Increased air temperature decreases high-speed, but not total distance, in international field hockey

Carl A James, Ashley G. B. Willmott, Aishwar Dhawan, Craig Stewart, Oliver R Gibson

Research output: Contribution to journalJournal articlepeer-review

4 Citations (Scopus)


This study investigated the effect of heat stress on locomotor activity within international field hockey at team, positional and playing-quarter levels. Analysis was conducted on 71 matches played by the Malaysia national men’s team against 24 opponents. Fixtures were assigned to match conditions, based on air temperature [COOL (14 ± 3°C), WARM (24 ± 1°C), HOT (27 ± 1°C), or VHOT (32 ± 2°C), p < 0.001]. Relationships between locomotor metrics and air temperature (AIR), absolute and relative humidity, and wet bulb globe temperature (WBGT) were investigated further using correlation and regression analyses. Increased AIR and WBGT revealed similar correlations (p < 0.01) with intensity metrics; high-speed running (AIR r = −0.51, WBGT r = −0.45), average speed (AIR r = −0.48, WBGT r = −0.46), decelerations (AIR r = −0.41, WBGT r = −0.41), sprinting efforts (AIR r = −0.40, WBGT r = −0.36), and sprinting distance (AIR r = −0.37, WBGT r = −0.29). In comparison to COOL, HOT, and VHOT matches demonstrated reduced high-speed running intensity (−14–17%; p < 0.001), average speed (−5-6%; p < 0.001), sprinting efforts (−17%; p = 0.010) and decelerations per min (−12%; p = 0.008). Interactions were found between match conditions and playing quarter for average speed (+4-7%; p = 0.002) and sprinting distance (+16-36%; p < 0.001), both of which were higher in the fourth quarter in COOL versus WARM, HOT and VHOT. There was an interaction for “low-speed” (p < 0.001), but not for “high-speed” running (p = 0.076) demonstrating the modulating effect of air temperature (particularly >25°C) on pacing within international hockey. These are the first data demonstrating the effect of air temperature on locomotor activity within international men’s hockey, notably that increased air temperature impairs high-intensity activities by 5–15%. Higher air temperatures compromise high-speed running distances between matches in hockey.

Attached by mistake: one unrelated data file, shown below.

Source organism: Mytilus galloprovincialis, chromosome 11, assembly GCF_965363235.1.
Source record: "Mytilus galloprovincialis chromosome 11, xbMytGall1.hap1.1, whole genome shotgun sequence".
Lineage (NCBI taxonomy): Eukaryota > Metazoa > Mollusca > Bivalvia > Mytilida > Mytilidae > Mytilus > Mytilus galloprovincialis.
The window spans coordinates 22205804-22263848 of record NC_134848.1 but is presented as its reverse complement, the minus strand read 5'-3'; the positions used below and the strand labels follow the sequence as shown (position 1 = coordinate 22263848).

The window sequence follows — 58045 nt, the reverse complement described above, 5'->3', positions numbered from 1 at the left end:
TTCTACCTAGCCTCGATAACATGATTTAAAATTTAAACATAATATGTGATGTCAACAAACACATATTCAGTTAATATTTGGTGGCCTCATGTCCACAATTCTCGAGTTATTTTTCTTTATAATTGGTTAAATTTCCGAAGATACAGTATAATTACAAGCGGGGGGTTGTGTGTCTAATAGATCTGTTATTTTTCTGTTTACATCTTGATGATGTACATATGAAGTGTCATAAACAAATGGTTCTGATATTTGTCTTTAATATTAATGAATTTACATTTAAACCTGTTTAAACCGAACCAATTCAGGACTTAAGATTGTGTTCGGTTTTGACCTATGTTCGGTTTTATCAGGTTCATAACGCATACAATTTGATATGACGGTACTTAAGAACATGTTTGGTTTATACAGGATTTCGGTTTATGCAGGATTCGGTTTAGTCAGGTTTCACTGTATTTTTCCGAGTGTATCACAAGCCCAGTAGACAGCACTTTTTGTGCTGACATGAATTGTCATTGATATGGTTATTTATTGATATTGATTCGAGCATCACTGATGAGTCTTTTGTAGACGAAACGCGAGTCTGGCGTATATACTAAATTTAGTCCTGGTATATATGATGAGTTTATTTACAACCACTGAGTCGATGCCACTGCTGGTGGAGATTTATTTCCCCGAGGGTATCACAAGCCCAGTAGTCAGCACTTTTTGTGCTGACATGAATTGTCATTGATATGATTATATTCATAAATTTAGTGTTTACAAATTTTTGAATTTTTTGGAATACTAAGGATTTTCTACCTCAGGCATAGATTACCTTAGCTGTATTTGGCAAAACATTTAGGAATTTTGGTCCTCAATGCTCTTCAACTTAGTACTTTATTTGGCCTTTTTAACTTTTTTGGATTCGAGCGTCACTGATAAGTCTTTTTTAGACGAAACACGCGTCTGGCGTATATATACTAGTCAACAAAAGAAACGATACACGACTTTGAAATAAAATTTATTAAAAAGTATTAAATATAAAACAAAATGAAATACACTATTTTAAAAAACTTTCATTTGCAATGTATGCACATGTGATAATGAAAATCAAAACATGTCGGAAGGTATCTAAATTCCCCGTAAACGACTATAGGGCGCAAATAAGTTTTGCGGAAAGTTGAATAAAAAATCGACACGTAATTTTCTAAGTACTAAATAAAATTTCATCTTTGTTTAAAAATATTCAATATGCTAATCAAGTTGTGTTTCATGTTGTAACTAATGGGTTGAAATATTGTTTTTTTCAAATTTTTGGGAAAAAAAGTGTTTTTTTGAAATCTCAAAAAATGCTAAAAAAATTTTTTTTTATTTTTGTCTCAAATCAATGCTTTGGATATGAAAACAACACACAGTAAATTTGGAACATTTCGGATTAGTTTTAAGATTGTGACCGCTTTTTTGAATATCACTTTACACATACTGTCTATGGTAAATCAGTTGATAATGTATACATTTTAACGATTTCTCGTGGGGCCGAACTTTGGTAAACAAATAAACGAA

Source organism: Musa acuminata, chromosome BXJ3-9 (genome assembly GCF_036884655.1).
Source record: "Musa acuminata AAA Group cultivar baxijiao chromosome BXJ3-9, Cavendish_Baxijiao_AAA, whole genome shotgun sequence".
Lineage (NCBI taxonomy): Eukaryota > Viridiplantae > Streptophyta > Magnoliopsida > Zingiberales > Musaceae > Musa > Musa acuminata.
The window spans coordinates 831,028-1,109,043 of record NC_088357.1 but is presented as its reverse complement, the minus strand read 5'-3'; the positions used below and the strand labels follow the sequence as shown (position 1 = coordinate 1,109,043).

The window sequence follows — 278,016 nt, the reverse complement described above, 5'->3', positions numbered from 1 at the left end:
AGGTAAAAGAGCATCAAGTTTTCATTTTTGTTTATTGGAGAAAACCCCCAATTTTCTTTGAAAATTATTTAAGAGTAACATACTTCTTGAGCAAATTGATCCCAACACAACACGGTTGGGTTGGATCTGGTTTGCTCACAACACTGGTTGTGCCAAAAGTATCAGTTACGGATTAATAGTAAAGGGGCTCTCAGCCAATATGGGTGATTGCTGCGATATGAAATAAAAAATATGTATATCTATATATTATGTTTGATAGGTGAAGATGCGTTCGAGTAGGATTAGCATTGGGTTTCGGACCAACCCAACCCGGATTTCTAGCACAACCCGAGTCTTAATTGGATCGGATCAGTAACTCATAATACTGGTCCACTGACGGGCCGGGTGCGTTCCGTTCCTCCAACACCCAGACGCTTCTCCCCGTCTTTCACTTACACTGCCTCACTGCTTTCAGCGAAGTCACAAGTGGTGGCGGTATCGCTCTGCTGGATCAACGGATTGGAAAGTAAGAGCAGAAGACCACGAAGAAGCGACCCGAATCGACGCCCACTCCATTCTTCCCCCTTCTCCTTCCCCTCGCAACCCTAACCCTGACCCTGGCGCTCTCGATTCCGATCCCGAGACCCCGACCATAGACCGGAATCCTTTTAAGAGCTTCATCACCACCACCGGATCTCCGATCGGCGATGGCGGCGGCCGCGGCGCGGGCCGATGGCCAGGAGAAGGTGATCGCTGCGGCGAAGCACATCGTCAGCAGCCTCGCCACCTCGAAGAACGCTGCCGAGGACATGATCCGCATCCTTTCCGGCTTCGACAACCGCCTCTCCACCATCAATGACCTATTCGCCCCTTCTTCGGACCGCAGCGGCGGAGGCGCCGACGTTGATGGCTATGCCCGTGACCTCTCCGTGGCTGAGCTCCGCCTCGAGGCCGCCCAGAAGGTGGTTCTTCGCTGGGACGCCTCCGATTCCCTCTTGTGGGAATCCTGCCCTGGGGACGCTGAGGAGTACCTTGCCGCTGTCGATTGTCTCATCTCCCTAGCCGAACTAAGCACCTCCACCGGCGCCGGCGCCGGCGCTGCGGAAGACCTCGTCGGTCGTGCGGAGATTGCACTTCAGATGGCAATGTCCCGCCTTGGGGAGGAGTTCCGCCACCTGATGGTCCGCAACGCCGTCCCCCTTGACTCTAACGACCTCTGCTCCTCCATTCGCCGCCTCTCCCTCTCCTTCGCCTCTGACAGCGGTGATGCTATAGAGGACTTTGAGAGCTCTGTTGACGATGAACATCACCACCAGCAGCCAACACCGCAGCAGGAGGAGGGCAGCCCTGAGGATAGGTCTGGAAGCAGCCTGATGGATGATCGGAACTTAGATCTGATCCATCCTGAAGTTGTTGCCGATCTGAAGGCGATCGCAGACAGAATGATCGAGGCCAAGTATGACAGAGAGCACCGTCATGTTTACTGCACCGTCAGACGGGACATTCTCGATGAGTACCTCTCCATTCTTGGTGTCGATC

Original languageEnglish
Pages (from-to)357-372
Number of pages16
Issue number4
Early online date16 Dec 2021
Publication statusPublished - Dec 2022

User-Defined Keywords

  • Hockey
  • Temperature
  • GPS
  • Thermoregulation
  • Heat stress
  • Speed


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